December 11, 2008
AOPA ePublishing staff
During a Dec. 10 aviation security summit in Washington, D.C., with airport officials and representatives from the Transportation Security Administration and Department of Homeland Security, AOPA expressed members’ concerns about the proposed Large Aircraft Security Program.
The proposal applies to aircraft weighing more than 12,500 pounds and calls for flight crewmember criminal history records checks, watch list matching of passenger manifests, aircraft security, biennial third-party audits of each aircraft operator, and new airport security requirements.
AOPA Vice President of Security Craig Spence participated on a General Aviation Security panel during the summit and addressed the rule’s unprecedented intrusion on general aviation by applying commercial standards. He also discussed the fact that no justification has been provided for setting the aircraft weight requirement at 12,500 pounds, concerns that the rule could expand to all sizes of GA aircraft, and the requirement to use and pay for third-party auditors to perform a government function.
“This proposal represents an unprecedented move to regulate general aviation security,” said Spence. “It fails to take into account the inherent differences between general aviation and commercial flying and imposes a set of comprehensive and costly security regulations without justification.”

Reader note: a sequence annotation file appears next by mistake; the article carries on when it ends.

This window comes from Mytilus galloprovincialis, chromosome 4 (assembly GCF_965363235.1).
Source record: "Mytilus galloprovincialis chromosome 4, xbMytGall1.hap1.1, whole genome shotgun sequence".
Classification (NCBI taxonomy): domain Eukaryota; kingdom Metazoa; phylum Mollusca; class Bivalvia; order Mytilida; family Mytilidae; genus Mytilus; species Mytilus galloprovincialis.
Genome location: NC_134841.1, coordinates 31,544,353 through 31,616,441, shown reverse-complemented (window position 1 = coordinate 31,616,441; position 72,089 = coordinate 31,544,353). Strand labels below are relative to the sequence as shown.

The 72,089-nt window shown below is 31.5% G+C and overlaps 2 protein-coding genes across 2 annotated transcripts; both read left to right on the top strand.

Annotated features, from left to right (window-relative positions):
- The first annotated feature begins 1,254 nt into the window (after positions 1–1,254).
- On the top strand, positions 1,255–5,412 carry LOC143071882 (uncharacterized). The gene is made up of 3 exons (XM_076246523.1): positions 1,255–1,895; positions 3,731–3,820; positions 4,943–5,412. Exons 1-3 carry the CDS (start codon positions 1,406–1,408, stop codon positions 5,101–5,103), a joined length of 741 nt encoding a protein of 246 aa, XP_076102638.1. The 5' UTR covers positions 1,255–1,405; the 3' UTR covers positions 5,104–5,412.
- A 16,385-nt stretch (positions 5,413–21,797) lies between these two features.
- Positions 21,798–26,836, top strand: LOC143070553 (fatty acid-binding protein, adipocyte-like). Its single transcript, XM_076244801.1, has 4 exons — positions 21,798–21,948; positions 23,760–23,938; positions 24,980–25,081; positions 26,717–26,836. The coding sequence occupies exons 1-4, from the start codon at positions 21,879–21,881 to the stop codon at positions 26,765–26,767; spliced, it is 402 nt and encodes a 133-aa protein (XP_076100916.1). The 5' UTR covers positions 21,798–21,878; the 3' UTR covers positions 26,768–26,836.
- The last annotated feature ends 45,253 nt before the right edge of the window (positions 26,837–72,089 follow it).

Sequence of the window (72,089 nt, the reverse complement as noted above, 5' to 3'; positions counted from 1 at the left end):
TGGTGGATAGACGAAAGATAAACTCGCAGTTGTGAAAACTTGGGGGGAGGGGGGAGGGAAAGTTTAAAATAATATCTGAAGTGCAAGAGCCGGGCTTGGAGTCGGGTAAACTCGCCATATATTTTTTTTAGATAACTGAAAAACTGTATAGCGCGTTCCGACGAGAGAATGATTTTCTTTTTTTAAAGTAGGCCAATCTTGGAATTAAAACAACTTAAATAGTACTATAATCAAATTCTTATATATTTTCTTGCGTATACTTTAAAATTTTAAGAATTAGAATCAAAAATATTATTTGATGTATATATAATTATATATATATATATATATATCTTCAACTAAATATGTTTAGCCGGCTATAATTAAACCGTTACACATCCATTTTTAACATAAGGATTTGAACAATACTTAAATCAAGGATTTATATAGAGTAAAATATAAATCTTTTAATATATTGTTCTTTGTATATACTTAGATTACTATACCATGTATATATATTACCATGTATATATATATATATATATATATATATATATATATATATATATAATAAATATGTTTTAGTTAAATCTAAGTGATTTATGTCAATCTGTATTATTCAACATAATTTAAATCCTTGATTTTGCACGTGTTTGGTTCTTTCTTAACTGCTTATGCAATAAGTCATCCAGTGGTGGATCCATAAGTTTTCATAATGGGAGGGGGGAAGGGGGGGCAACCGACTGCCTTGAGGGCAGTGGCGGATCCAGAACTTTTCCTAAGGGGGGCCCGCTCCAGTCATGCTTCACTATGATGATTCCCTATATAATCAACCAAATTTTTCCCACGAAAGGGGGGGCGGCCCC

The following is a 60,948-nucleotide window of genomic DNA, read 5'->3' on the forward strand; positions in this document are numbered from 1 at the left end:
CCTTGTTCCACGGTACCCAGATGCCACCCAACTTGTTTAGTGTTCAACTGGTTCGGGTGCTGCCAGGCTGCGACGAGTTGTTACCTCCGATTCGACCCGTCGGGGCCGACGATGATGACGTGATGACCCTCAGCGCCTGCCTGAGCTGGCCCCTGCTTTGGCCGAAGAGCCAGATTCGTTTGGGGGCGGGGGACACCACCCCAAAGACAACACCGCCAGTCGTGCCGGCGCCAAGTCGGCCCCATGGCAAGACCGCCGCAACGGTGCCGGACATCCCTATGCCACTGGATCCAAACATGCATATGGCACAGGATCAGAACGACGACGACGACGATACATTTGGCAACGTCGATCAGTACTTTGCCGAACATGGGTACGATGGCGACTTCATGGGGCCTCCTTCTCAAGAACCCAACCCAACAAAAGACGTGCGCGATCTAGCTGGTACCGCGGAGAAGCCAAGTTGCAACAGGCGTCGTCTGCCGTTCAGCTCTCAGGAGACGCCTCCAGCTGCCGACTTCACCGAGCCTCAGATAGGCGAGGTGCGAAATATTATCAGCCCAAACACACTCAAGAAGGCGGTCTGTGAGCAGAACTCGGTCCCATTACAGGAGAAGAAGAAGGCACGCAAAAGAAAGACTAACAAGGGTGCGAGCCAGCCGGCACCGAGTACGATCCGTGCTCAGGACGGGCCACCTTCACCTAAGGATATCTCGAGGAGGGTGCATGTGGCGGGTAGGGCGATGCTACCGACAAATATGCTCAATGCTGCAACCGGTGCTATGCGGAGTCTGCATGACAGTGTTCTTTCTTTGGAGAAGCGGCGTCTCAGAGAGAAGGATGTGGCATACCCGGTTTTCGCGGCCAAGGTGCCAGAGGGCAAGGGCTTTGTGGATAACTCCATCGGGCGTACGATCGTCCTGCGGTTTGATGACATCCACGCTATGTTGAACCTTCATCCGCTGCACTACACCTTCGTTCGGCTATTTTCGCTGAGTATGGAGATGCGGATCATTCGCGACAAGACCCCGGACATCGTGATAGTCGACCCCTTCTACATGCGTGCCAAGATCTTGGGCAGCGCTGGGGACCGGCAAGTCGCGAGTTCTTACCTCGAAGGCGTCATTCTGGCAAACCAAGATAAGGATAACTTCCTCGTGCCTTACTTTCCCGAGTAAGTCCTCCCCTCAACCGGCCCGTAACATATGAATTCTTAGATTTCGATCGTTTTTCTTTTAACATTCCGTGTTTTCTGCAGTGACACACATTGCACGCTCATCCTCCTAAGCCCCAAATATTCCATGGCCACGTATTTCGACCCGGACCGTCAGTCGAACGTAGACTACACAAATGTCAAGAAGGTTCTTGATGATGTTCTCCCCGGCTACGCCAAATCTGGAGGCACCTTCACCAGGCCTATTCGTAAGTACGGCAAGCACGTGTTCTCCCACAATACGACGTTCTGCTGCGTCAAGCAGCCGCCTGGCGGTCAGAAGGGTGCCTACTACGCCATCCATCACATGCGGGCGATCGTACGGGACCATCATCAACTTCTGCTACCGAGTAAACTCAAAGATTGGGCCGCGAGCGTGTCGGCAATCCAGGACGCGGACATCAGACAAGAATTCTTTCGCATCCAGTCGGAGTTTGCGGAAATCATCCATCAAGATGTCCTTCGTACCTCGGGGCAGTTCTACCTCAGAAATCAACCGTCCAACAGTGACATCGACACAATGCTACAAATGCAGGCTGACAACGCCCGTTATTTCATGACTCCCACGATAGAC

AOPA had requested that the TSA conduct public meetings to hear from pilots exactly how the program would impact their flight operations.
“We’re looking forward to the TSA’s announcement for public hearings on the proposal so that pilots will be given the opportunity to voice their concerns in person,” said Spence. “AOPA members are concerned that implementing such a program would set a precedent that could be applied to the entire GA fleet.”
AOPA is developing a member action center that will assist pilots in drafting their comments on the proposal.
The FAA has asked the National Transportation Safety Board to review a judge’s ruling reversing a fine it levied in an unmanned-aircraft case.
The Tucson Soaring Club is trying to grow the sport by training the next generation of glider pilots.
Able Flight has received and $8,000 check from the AOPA Foundation.
AOPA thanks our members for their continued support in protecting the freedom to fly.